ary or regressed and the individual lived his normal life span oblivious of the fact that he may have had cancer for twenty or thirty years.” In a mass detection survey a large group of women were discovered to have cancer of the cervix. Their cases were studied for a number of years. In only twenty percent of the women did the cells proliferate to the point where they required treatment. In the remainder, the growth disturbance was self-controlled and vanished. West concludes, "It is very possible that all of us may have had or will have some form of cancer but because of a built-in natural defense mechanism we will never know it and die of an unrelated cause.”

The most dramatic — as well as the most mysterious—examples of the defense mechanism at work, are the cases of “spontaneous remission” of cancer. In the past fifty years at least 120 case histories have been gathered which describe patients who were given up by doctors but survived and went on to enjoy years of good health. It was as though, at the eleventh hour, the body mobilized its defensive machinery to cast out the tumors which had gained a firm foothold. A typical case of spontaneous regression, gathered by Prof. William Boyd, a former University of Toronto pathologist, concerned a young woman in her thirties who had tumerous growths in her breast, upper arm, abdomen and groin. Doctors pronounced her incurable. Yet, she survived the delivery of her child and, when seen four years later, the masses of growth had vanished and she was perfectly well. Commenting on this and similar cases, Dr. Boyd says, “Nothing in nature is ever really spontaneous. There is always a cause.” He speculates that at some point in the disease, some part of the tumor cells causes the formation of specific antibodies which eventually conquer the cancer cells. He advocates research to find out exactly how the tumor cells or some fraction of them “can be used as an antigen for stimulating the natural defenses against the invading organism.”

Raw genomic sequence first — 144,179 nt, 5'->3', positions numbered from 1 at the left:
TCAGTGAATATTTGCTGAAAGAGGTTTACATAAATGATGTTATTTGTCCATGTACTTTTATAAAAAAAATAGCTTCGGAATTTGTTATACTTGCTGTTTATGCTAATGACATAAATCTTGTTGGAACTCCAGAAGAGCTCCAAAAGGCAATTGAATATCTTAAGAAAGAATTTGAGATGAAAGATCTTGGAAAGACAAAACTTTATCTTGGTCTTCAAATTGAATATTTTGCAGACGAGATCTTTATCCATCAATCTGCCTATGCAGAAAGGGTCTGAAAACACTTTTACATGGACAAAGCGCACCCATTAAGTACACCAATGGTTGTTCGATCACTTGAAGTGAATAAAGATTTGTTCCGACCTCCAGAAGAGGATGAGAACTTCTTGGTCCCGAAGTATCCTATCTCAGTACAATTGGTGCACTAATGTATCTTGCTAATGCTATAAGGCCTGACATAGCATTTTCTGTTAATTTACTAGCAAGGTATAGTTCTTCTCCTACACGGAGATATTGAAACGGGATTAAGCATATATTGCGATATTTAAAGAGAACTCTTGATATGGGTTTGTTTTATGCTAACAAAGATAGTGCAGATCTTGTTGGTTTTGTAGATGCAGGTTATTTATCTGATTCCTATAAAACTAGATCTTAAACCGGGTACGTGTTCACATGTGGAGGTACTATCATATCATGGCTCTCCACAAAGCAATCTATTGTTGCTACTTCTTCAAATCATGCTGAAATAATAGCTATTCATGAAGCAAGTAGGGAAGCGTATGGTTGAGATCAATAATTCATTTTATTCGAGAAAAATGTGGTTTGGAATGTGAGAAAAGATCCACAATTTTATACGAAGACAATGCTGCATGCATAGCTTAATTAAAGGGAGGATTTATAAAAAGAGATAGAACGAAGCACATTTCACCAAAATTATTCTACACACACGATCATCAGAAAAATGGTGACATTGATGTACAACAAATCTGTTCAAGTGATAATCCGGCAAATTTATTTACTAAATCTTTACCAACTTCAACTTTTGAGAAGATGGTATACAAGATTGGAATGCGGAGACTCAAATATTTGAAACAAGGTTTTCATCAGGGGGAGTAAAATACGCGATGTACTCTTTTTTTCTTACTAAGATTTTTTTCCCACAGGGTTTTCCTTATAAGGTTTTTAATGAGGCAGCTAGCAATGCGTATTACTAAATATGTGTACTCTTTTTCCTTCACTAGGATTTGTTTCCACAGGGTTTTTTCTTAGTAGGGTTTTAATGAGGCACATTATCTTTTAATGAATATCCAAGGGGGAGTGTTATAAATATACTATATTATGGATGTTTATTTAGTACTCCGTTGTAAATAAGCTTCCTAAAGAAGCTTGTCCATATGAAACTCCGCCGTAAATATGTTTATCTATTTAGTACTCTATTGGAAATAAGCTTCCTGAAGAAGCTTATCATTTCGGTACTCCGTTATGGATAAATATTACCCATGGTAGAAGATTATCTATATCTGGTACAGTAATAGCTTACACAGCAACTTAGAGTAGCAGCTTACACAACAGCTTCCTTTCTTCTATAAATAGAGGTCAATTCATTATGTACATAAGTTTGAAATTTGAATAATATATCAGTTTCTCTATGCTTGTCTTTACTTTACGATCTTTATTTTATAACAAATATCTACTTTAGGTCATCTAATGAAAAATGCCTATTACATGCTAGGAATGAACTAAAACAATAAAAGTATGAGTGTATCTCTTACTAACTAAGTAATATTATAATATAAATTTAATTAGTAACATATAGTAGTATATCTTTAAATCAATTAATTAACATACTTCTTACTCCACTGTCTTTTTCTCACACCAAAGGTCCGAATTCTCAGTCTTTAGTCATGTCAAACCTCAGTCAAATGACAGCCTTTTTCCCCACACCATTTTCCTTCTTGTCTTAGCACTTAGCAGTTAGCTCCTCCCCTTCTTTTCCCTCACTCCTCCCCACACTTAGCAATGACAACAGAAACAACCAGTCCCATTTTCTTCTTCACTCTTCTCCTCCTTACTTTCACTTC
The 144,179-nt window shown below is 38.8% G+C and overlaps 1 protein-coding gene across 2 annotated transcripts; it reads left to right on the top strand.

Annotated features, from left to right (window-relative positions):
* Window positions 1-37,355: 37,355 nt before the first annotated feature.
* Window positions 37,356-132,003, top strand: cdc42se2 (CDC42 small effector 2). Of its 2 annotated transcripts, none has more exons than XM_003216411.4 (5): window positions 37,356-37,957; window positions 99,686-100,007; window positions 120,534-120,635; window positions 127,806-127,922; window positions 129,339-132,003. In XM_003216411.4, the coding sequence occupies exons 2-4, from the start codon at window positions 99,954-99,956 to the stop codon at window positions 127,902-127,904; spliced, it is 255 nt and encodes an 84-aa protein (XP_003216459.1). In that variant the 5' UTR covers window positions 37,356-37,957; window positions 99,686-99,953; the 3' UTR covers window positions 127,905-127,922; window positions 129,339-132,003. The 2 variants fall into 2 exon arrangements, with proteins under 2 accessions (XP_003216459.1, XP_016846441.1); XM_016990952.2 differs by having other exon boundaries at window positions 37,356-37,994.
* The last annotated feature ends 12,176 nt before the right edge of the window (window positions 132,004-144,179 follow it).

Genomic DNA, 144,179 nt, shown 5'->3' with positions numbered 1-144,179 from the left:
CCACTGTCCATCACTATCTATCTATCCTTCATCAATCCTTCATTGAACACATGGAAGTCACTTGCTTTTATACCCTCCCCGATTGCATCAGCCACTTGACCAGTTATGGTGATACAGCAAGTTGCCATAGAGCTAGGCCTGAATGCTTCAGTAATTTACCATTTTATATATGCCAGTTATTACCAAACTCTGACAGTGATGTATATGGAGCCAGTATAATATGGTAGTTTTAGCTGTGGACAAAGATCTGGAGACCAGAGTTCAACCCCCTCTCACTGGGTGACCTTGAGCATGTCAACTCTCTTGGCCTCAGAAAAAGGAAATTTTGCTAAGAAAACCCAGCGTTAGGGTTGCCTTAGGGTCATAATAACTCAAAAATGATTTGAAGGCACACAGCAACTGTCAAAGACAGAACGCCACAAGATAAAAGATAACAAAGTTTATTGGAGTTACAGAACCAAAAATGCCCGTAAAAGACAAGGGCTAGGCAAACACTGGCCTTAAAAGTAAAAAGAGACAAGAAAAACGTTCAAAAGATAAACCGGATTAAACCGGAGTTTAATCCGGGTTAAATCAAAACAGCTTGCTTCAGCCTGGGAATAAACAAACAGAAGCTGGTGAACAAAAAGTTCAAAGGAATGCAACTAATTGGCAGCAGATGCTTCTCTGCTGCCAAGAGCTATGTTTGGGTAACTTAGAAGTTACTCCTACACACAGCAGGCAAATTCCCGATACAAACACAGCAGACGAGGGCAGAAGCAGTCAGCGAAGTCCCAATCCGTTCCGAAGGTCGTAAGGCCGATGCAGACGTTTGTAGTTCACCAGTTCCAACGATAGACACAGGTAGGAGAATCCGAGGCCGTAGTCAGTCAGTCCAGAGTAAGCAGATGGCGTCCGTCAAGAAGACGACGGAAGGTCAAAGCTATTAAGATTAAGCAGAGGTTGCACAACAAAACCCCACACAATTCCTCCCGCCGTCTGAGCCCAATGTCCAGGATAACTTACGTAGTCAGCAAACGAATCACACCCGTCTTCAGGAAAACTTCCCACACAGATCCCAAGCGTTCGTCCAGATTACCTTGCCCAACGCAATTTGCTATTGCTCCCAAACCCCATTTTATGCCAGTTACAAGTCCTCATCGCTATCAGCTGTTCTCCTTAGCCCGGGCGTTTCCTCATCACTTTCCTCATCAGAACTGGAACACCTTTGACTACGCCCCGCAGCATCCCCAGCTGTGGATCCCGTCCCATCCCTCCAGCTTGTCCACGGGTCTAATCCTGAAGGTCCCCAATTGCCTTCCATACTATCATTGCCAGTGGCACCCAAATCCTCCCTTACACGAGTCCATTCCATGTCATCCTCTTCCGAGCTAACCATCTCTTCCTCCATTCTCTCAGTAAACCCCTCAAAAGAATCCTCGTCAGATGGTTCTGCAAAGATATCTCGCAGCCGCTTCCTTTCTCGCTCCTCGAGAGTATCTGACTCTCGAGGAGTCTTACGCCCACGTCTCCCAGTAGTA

It may be that Dr. Gordon Murray, a brilliant sixty-two-year-old Toronto surgeon, has discovered a way of triggering the body’s natural defenses to fight cancer. Recently, Murray announced that he had inoculated horses with human cancer tissue, and, after the animals had had time to manufacture antibodies, he bled them, and extracted serum from the blood. He then injected this anti-cancer serum into terminal-cancer patients in increasing doses for twenty-one days. While Murray claimed no cures, he says that patients lived up to three years after other forms of treatment had been abandoned.

Probably the most ambitious attempt to unravel the secrets of the body’s defenses against cancer is being made at the Sloan-Kettering Institute for Cancer Research, New York. Hundreds of human

volunteers are helping the scientists to answer the basic question, "What are the differences in the defense mechanism of tfhe cancer-prone and the cancer-free person?”

The present experiments started with a group of fifteen hospital patients with far-advanced, inoperable cancer. Clusters of cancer cells were planted in the skin under their forearms. The transplants spread and grew until surgeons removed them. "If bodily defenses against transplanted cancer exist,” reported one doctor. "then these patients certainly lacked them.” Next, the Sloan-Kettering scientists visited Ohio State Penitentiary and injected the same stock of cancer cells into fourteen healthy prisoner volunteers. Unlike the hospital cancer patients, this group had a defense against the disease: the transplants refused to grow and within a month practically all of the cancer transplants had died. Three months later, the Ohio volunteers were again inoculated with the same cells. This time their defense mechanisms acted even more quickly; in a week all the cancer cells died.